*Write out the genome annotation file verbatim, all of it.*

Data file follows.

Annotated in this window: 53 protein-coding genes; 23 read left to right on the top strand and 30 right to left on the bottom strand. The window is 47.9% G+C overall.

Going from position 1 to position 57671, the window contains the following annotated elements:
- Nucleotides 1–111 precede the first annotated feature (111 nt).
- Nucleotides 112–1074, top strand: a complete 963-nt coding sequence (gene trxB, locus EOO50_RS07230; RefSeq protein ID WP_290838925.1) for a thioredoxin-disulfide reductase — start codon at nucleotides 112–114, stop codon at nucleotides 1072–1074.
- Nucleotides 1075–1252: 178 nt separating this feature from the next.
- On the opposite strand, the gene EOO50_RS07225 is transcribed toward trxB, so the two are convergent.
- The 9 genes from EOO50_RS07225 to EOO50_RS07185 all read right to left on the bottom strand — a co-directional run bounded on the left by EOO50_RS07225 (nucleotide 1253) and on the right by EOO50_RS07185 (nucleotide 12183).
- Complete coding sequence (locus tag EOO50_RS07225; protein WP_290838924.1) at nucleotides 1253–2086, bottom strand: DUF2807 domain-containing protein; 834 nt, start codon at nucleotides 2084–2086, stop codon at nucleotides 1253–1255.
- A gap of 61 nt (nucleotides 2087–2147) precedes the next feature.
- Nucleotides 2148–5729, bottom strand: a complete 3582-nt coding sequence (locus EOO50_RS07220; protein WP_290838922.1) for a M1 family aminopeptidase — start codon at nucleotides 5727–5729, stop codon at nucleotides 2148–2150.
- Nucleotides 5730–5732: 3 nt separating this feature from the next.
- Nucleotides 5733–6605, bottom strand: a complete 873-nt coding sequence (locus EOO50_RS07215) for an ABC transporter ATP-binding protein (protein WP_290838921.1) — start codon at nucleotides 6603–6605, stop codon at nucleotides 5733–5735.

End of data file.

Annotated in this window: 53 protein-coding genes; 23 read left to right on the top strand and 30 right to left on the bottom strand. The window is 47.9% G+C overall.

Going from position 1 to position 57671, the window contains the following annotated elements:
- Nucleotides 1–111 precede the first annotated feature (111 nt).
- Nucleotides 112–1074, top strand: a complete 963-nt coding sequence (gene trxB, locus EOO50_RS07230; RefSeq protein ID WP_290838925.1) for a thioredoxin-disulfide reductase — start codon at nucleotides 112–114, stop codon at nucleotides 1072–1074.
- Nucleotides 1075–1252: 178 nt separating this feature from the next.
- On the opposite strand, the gene EOO50_RS07225 is transcribed toward trxB, so the two are convergent.
- The 9 genes from EOO50_RS07225 to EOO50_RS07185 all read right to left on the bottom strand — a co-directional run bounded on the left by EOO50_RS07225 (nucleotide 1253) and on the right by EOO50_RS07185 (nucleotide 12183).
- Complete coding sequence (locus tag EOO50_RS07225; protein WP_290838924.1) at nucleotides 1253–2086, bottom strand: DUF2807 domain-containing protein; 834 nt, start codon at nucleotides 2084–2086, stop codon at nucleotides 1253–1255.
- A gap of 61 nt (nucleotides 2087–2147) precedes the next feature.
- Nucleotides 2148–5729, bottom strand: a complete 3582-nt coding sequence (locus EOO50_RS07220; protein WP_290838922.1) for a M1 family aminopeptidase — start codon at nucleotides 5727–5729, stop codon at nucleotides 2148–2150.
- Nucleotides 5730–5732: 3 nt separating this feature from the next.
- Nucleotides 5733–6605, bottom strand: a complete 873-nt coding sequence (locus EOO50_RS07215) for an ABC transporter ATP-binding protein (protein WP_290838921.1) — start codon at nucleotides 6603–6605, stop codon at nucleotides 5733–5735.